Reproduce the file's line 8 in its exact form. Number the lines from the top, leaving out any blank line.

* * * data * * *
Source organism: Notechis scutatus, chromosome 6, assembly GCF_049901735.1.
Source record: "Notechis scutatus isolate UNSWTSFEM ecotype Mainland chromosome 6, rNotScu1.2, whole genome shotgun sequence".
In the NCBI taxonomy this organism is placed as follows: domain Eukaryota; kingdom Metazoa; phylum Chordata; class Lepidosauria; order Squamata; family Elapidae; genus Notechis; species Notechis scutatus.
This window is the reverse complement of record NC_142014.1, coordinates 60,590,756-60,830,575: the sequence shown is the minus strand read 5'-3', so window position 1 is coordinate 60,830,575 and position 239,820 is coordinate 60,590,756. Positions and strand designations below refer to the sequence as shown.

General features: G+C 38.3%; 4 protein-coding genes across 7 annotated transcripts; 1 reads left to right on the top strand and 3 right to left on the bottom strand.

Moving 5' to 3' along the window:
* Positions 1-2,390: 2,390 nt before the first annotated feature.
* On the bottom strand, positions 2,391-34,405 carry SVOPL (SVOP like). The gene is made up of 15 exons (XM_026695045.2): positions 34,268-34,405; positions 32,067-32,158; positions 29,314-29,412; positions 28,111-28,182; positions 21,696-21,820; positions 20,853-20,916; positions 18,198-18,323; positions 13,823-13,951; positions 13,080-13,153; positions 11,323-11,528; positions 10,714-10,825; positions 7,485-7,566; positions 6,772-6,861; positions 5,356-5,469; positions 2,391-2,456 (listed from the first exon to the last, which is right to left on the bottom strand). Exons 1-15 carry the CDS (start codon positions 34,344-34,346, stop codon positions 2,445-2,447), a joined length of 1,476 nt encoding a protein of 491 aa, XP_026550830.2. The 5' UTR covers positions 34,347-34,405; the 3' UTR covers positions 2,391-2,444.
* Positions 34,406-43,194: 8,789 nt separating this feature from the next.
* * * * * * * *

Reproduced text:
* On the bottom strand, positions 2,391-34,405 carry SVOPL (SVOP like). The gene is made up of 15 exons (XM_026695045.2): positions 34,268-34,405; positions 32,067-32,158; positions 29,314-29,412; positions 28,111-28,182; positions 21,696-21,820; positions 20,853-20,916; positions 18,198-18,323; positions 13,823-13,951; positions 13,080-13,153; positions 11,323-11,528; positions 10,714-10,825; positions 7,485-7,566; positions 6,772-6,861; positions 5,356-5,469; positions 2,391-2,456 (listed from the first exon to the last, which is right to left on the bottom strand). Exons 1-15 carry the CDS (start codon positions 34,344-34,346, stop codon positions 2,445-2,447), a joined length of 1,476 nt encoding a protein of 491 aa, XP_026550830.2. The 5' UTR covers positions 34,347-34,405; the 3' UTR covers positions 2,391-2,444.